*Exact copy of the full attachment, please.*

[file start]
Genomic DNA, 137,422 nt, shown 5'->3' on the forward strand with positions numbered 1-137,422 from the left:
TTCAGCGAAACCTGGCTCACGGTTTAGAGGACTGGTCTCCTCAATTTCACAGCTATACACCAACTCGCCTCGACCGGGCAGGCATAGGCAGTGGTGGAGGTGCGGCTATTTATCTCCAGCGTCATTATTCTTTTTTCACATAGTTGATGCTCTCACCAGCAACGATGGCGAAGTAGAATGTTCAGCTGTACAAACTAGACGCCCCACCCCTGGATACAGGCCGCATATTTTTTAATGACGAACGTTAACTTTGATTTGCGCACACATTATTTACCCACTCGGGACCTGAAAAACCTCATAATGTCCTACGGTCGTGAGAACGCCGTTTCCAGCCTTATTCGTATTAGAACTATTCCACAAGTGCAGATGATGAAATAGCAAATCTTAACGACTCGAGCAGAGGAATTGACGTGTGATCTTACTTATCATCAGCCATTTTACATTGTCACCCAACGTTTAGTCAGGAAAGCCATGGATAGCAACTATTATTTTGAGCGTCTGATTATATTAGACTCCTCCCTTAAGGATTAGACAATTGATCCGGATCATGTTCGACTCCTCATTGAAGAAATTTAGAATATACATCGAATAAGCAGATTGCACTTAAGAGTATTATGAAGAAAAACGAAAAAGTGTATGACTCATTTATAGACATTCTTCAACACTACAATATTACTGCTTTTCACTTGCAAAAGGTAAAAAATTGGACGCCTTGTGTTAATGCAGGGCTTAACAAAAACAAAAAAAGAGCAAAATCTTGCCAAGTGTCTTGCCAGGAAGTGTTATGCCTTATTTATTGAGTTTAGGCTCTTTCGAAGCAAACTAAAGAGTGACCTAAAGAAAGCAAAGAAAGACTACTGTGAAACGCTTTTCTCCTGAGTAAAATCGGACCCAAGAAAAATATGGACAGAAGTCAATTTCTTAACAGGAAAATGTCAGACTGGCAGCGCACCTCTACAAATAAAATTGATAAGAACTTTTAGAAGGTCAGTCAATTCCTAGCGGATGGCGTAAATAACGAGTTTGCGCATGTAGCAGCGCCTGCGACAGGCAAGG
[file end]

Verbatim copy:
Genomic DNA, 137,422 nt, shown 5'->3' on the forward strand with positions numbered 1-137,422 from the left:
TTCAGCGAAACCTGGCTCACGGTTTAGAGGACTGGTCTCCTCAATTTCACAGCTATACACCAACTCGCCTCGACCGGGCAGGCATAGGCAGTGGTGGAGGTGCGGCTATTTATCTCCAGCGTCATTATTCTTTTTTCACATAGTTGATGCTCTCACCAGCAACGATGGCGAAGTAGAATGTTCAGCTGTACAAACTAGACGCCCCACCCCTGGATACAGGCCGCATATTTTTTAATGACGAACGTTAACTTTGATTTGCGCACACATTATTTACCCACTCGGGACCTGAAAAACCTCATAATGTCCTACGGTCGTGAGAACGCCGTTTCCAGCCTTATTCGTATTAGAACTATTCCACAAGTGCAGATGATGAAATAGCAAATCTTAACGACTCGAGCAGAGGAATTGACGTGTGATCTTACTTATCATCAGCCATTTTACATTGTCACCCAACGTTTAGTCAGGAAAGCCATGGATAGCAACTATTATTTTGAGCGTCTGATTATATTAGACTCCTCCCTTAAGGATTAGACAATTGATCCGGATCATGTTCGACTCCTCATTGAAGAAATTTAGAATATACATCGAATAAGCAGATTGCACTTAAGAGTATTATGAAGAAAAACGAAAAAGTGTATGACTCATTTATAGACATTCTTCAACACTACAATATTACTGCTTTTCACTTGCAAAAGGTAAAAAATTGGACGCCTTGTGTTAATGCAGGGCTTAACAAAAACAAAAAAAGAGCAAAATCTTGCCAAGTGTCTTGCCAGGAAGTGTTATGCCTTATTTATTGAGTTTAGGCTCTTTCGAAGCAAACTAAAGAGTGACCTAAAGAAAGCAAAGAAAGACTACTGTGAAACGCTTTTCTCCTGAGTAAAATCGGACCCAAGAAAAATATGGACAGAAGTCAATTTCTTAACAGGAAAATGTCAGACTGGCAGCGCACCTCTACAAATAAAATTGATAAGAACTTTTAGAAGGTCAGTCAATTCCTAGCGGATGGCGTAAATAACGAGTTTGCGCATGTAGCAGCGCCTGCGACAGGCAAGG